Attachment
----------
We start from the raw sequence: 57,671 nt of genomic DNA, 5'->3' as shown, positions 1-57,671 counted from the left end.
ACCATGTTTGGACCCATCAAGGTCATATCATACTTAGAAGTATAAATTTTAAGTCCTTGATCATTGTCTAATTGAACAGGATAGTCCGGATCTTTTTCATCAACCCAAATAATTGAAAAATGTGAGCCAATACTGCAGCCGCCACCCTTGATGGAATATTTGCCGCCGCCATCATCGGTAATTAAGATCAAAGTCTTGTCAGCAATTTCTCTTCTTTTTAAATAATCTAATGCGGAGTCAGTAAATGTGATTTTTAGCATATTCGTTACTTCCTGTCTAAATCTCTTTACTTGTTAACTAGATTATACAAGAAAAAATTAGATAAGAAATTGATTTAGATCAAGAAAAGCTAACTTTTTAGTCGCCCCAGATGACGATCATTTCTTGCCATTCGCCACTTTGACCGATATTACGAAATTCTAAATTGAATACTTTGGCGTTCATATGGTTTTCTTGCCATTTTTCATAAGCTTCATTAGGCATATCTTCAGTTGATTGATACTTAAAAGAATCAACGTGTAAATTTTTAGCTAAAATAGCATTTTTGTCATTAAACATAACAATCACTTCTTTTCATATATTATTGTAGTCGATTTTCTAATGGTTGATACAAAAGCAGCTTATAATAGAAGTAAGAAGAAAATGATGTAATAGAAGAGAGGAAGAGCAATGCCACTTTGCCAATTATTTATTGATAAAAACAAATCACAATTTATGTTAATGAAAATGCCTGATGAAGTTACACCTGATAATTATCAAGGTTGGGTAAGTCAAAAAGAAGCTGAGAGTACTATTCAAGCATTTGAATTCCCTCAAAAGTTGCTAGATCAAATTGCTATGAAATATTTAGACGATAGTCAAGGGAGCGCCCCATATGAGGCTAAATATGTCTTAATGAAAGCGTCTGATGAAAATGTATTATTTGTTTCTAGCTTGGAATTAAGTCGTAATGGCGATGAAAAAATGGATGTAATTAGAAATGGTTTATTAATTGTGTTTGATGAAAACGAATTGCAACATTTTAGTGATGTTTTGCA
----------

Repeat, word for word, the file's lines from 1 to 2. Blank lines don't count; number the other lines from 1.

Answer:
We start from the raw sequence: 57,671 nt of genomic DNA, 5'->3' as shown, positions 1-57,671 counted from the left end.
ACCATGTTTGGACCCATCAAGGTCATATCATACTTAGAAGTATAAATTTTAAGTCCTTGATCATTGTCTAATTGAACAGGATAGTCCGGATCTTTTTCATCAACCCAAATAATTGAAAAATGTGAGCCAATACTGCAGCCGCCACCCTTGATGGAATATTTGCCGCCGCCATCATCGGTAATTAAGATCAAAGTCTTGTCAGCAATTTCTCTTCTTTTTAAATAATCTAATGCGGAGTCAGTAAATGTGATTTTTAGCATATTCGTTACTTCCTGTCTAAATCTCTTTACTTGTTAACTAGATTATACAAGAAAAAATTAGATAAGAAATTGATTTAGATCAAGAAAAGCTAACTTTTTAGTCGCCCCAGATGACGATCATTTCTTGCCATTCGCCACTTTGACCGATATTACGAAATTCTAAATTGAATACTTTGGCGTTCATATGGTTTTCTTGCCATTTTTCATAAGCTTCATTAGGCATATCTTCAGTTGATTGATACTTAAAAGAATCAACGTGTAAATTTTTAGCTAAAATAGCATTTTTGTCATTAAACATAACAATCACTTCTTTTCATATATTATTGTAGTCGATTTTCTAATGGTTGATACAAAAGCAGCTTATAATAGAAGTAAGAAGAAAATGATGTAATAGAAGAGAGGAAGAGCAATGCCACTTTGCCAATTATTTATTGATAAAAACAAATCACAATTTATGTTAATGAAAATGCCTGATGAAGTTACACCTGATAATTATCAAGGTTGGGTAAGTCAAAAAGAAGCTGAGAGTACTATTCAAGCATTTGAATTCCCTCAAAAGTTGCTAGATCAAATTGCTATGAAATATTTAGACGATAGTCAAGGGAGCGCCCCATATGAGGCTAAATATGTCTTAATGAAAGCGTCTGATGAAAATGTATTATTTGTTTCTAGCTTGGAATTAAGTCGTAATGGCGATGAAAAAATGGATGTAATTAGAAATGGTTTATTAATTGTGTTTGATGAAAACGAATTGCAACATTTTAGTGATGTTTTGCA